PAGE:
Prevention

    Wash your hands frequently during cold and cough season. This may help prevent some upper respiratory infections that cause glands to swell.

    Measures to decrease your risk of infection

    • Keep your skin clean.
      • Wash with lukewarm water and a mild soap or cleanser. Do not use soaps and skin cleansers that contain irritating substances.
      • Rinse your skin thoroughly after you wash it, and gently pat it dry.
      • Wash soon after participating in activities that cause you to sweat.
    • Do not use skin care products that contain oil, because they may clog your pores. Instead, use water-based skin care products. Read the labels on products, and look for the terms oil-free or hypoallergenic.
    • Do not squeeze, scratch, drain, or puncture a painful lump. Doing this can irritate or inflame the lump, push any existing infection deeper into the skin, or cause severe bleeding.
    • Prevent irritation by wearing soft, cotton clothing or moleskin under sports equipment (if possible). Parts of equipment (such as chin straps) can rub your skin and irritate it. Adjust your clothing so that belts and straps or elastic from bras or underwear do not rub against your skin.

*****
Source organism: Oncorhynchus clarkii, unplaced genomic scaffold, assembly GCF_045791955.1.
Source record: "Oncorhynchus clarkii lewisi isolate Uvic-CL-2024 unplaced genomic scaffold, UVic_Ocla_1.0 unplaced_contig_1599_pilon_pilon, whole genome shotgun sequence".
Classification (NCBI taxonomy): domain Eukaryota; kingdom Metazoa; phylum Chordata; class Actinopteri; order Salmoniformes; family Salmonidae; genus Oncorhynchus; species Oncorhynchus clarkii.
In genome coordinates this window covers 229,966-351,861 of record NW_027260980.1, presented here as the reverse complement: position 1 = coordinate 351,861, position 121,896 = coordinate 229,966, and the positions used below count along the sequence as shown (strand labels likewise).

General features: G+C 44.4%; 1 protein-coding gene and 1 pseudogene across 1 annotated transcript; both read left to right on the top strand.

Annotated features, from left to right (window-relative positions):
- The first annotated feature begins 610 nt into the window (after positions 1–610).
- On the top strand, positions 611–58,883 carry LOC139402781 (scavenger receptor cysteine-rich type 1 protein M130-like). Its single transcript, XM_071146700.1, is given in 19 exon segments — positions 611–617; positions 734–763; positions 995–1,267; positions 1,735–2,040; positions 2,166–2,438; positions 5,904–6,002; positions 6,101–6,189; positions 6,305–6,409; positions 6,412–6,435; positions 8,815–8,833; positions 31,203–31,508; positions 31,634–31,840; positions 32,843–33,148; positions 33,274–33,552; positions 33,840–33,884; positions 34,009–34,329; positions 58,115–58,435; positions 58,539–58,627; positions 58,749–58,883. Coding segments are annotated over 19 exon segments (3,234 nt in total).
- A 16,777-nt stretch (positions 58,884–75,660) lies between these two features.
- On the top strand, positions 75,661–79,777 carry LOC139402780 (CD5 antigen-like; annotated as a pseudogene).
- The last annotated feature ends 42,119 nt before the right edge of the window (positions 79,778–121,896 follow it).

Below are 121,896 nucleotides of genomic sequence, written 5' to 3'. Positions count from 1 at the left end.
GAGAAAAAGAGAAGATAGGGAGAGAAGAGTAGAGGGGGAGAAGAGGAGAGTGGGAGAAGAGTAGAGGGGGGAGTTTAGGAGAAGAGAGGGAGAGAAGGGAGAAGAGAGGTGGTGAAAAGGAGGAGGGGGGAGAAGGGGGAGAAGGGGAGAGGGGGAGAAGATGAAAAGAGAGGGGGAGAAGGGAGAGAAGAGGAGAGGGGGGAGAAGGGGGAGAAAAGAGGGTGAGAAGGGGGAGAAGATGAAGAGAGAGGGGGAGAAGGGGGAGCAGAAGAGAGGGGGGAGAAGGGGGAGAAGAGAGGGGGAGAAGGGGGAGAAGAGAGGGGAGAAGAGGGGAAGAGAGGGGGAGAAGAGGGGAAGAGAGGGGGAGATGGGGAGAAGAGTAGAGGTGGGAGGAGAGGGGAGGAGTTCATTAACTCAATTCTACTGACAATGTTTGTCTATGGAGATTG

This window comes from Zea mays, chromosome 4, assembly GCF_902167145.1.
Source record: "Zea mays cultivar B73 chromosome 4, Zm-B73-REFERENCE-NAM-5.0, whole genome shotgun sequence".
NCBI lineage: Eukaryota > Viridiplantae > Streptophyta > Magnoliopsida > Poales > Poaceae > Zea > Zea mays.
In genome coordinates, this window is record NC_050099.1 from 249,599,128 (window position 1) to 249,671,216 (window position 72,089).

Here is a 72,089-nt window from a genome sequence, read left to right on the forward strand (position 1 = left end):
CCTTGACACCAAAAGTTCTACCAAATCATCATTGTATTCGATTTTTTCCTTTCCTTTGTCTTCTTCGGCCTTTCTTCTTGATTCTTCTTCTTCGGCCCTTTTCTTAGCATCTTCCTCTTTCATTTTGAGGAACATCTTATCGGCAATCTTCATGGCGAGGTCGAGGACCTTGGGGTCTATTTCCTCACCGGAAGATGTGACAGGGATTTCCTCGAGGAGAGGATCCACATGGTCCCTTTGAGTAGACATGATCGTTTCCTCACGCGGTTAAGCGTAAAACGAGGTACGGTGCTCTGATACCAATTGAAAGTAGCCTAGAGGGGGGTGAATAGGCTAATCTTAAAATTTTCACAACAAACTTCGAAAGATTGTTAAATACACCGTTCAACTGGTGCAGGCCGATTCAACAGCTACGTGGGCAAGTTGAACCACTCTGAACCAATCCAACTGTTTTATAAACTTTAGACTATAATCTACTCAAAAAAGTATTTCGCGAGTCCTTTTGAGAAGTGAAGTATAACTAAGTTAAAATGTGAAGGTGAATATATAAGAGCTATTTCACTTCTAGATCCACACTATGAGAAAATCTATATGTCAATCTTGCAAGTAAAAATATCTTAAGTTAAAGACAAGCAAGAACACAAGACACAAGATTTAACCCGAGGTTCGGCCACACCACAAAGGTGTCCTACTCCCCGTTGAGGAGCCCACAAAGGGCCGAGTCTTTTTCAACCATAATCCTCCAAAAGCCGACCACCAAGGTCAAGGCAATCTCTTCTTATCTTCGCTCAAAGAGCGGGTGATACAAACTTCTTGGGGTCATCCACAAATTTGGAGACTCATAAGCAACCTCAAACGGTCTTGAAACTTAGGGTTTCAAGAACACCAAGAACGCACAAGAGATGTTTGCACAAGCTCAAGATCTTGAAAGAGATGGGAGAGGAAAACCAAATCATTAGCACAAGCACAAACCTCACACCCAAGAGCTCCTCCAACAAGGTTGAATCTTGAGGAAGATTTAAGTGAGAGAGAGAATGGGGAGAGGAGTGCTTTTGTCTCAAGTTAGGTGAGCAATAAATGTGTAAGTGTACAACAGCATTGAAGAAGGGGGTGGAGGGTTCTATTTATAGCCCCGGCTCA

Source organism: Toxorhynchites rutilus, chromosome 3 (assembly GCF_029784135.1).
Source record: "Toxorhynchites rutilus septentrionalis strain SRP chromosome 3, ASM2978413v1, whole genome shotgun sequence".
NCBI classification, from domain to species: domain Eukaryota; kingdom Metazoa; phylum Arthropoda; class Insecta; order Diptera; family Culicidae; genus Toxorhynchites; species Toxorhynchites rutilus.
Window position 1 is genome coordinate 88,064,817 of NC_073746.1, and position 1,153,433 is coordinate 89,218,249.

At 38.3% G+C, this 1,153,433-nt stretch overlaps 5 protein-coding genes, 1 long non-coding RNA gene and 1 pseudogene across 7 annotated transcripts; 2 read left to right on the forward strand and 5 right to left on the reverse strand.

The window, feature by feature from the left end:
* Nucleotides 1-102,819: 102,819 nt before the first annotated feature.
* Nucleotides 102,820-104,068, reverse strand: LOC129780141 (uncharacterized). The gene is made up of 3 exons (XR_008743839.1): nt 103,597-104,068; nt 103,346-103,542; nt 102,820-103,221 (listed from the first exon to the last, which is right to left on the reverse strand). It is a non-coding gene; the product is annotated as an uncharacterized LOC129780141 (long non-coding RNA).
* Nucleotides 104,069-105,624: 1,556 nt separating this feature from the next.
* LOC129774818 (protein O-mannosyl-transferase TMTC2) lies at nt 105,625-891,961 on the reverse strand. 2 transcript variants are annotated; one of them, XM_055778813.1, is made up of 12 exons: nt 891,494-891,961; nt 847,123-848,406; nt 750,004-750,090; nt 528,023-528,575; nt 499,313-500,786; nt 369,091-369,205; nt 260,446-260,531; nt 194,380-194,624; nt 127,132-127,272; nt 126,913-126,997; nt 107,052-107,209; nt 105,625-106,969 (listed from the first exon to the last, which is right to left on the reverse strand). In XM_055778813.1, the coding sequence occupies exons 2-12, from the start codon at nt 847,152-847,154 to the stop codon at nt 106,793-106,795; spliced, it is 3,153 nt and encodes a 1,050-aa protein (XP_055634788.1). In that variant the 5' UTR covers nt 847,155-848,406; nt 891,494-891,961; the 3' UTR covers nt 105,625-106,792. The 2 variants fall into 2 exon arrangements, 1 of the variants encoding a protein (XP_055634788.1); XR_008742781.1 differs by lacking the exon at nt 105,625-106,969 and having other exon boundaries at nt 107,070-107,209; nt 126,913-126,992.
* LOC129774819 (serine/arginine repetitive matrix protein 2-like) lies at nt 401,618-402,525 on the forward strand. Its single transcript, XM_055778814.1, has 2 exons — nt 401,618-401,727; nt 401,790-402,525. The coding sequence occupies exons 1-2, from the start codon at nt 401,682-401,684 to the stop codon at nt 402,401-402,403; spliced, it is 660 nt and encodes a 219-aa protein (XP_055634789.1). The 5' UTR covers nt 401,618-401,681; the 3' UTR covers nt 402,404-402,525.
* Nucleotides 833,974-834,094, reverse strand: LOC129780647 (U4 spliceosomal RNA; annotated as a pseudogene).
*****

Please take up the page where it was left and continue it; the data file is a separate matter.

Preparing For Your Appointment

    To prepare for your appointment, see the topic Making the Most of Your Appointment.

    You can help your doctor diagnose and treat your condition by being prepared to answer the following questions:

    • When did you first notice the lump or swollen gland?
    • Has the lump changed? Has it gotten bigger or smaller? Has the color of the lump changed?
    • Have you had any recent illness or injury?
    • Have you had a similar problem in the past in the same area or a different area?
      • Were your symptoms evaluated?
      • Was there a diagnosis?
      • How was it treated?
    • What home treatment measures have you tried? Did they help?
    • What prescription and nonprescription medicines have you taken or used? Did they help?
    • Do you have any health risks?

    Credits

    By Healthwise Staff
    William H. Blahd, Jr., MD, FACEP - Emergency Medicine
    H. Michael O'Connor, MD - Emergency Medicine
    Last Revised July 24, 2013

    This information does not replace the advice of a doctor. Healthwise, Incorporated disclaims any warranty or liability for your use of this information. Your use of this information means that you agree to the Terms of Use. How this information was developed to help you make better health decisions.

    1995-2014 Healthwise, Incorporated. Healthwise, Healthwise for every health decision, and the Healthwise logo are trademarks of Healthwise, Incorporated.